Midwives’ experiences of utilising personal protective equipment during the COVID-19 pandemic: a qualitative descriptive study
Background: Coronavirus has placed a lot of strain on the healthcare system. As a result, major changes have occurred in the way healthcare is delivered, including pregnancy care delivery. Within the Irish healthcare system, the response to the COVID-19 pandemic has demanded frequent and ongoing adjustments to midwifery practice and the provision of personal protective equipment (PPE) and its usage have come under serious scrutiny during the COVID-19 pandemic.
Aim: To explore midwives experiences of utilising PPE during the COVID-19 pandemic.
Methods: A qualitative descriptive study utilising a purposive sampling of 10 midwives who participated in in-depth semi-structured interviews, highlighting their experiences of utilising PPE during the COVID-19 pandemic. Data obtained was analysed using the Braun and Clarkes framework and reported in line with the consolidated criteria for qualitative research reporting (COREQ).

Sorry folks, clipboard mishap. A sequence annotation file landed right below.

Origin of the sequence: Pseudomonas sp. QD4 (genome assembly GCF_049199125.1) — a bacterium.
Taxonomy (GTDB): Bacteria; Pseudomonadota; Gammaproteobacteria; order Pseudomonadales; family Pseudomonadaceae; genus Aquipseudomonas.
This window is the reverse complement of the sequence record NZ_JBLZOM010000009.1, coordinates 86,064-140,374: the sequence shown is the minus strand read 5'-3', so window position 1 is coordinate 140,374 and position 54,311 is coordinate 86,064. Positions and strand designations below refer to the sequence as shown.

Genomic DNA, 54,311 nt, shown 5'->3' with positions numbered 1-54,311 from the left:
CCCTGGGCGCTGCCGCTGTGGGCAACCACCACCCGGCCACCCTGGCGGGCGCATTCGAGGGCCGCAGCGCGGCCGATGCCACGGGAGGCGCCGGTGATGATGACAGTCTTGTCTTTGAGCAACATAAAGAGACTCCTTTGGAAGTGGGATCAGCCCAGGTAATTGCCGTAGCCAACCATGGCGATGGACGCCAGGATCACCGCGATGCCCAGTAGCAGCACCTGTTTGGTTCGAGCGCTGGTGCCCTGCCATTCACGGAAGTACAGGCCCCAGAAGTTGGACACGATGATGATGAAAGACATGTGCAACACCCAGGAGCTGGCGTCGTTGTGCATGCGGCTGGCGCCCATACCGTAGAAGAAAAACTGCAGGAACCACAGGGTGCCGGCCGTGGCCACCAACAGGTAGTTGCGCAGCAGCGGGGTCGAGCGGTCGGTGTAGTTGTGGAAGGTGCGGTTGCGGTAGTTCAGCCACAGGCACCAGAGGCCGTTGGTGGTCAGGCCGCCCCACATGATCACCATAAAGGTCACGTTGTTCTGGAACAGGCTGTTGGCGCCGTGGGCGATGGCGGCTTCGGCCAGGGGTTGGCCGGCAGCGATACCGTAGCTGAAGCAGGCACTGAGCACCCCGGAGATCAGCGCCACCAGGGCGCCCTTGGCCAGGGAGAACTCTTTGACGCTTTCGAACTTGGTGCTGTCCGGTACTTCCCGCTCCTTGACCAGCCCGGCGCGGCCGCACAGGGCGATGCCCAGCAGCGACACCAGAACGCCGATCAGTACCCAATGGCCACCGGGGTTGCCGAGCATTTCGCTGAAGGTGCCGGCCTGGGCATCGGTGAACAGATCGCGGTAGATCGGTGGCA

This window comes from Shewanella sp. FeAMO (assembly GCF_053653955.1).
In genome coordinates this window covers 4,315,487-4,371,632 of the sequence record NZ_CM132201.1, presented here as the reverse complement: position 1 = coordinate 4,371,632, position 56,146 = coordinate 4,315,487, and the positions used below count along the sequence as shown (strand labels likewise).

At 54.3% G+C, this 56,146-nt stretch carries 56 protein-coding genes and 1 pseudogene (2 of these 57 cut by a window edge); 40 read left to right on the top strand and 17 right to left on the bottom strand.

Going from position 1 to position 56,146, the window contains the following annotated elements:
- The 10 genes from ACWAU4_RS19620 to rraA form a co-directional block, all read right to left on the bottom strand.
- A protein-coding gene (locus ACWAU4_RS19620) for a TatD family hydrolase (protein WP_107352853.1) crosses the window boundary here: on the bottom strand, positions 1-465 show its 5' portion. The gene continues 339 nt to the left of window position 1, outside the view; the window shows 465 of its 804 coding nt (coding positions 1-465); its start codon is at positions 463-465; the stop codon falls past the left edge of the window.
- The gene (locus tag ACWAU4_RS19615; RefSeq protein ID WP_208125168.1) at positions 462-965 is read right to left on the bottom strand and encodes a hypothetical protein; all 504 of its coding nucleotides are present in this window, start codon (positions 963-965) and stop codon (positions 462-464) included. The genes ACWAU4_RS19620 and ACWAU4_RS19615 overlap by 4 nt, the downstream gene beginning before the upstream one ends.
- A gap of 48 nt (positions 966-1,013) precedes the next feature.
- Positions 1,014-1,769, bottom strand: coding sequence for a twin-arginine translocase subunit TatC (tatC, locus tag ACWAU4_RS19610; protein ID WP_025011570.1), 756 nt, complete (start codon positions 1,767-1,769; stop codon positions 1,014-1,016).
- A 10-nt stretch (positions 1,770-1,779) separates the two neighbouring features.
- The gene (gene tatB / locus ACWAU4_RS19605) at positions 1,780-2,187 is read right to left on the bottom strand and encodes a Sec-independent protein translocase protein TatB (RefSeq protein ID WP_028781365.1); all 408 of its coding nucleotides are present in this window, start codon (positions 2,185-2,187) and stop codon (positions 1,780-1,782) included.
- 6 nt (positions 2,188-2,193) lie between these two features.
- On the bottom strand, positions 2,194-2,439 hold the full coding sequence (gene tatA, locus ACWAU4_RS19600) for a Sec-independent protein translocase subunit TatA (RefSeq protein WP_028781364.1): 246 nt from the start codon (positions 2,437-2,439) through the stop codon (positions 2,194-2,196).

Results: Analysed data resulted in five themes, eight subthemes and 18 codes. The themes identified represent the participants experiences and highlight the; importance of effective communication, fear and anxiety of contracting and spreading the virus, value of peer support as a coping strategy, impact of lack of resources in the midwifery practice, and education and training effectiveness.
Conclusion: The introduced strict mandatory infection prevention and control measures, predominantly the wearing of PPE, took effect with concurrent increased stress and anxiety, while caring for pregnant women.
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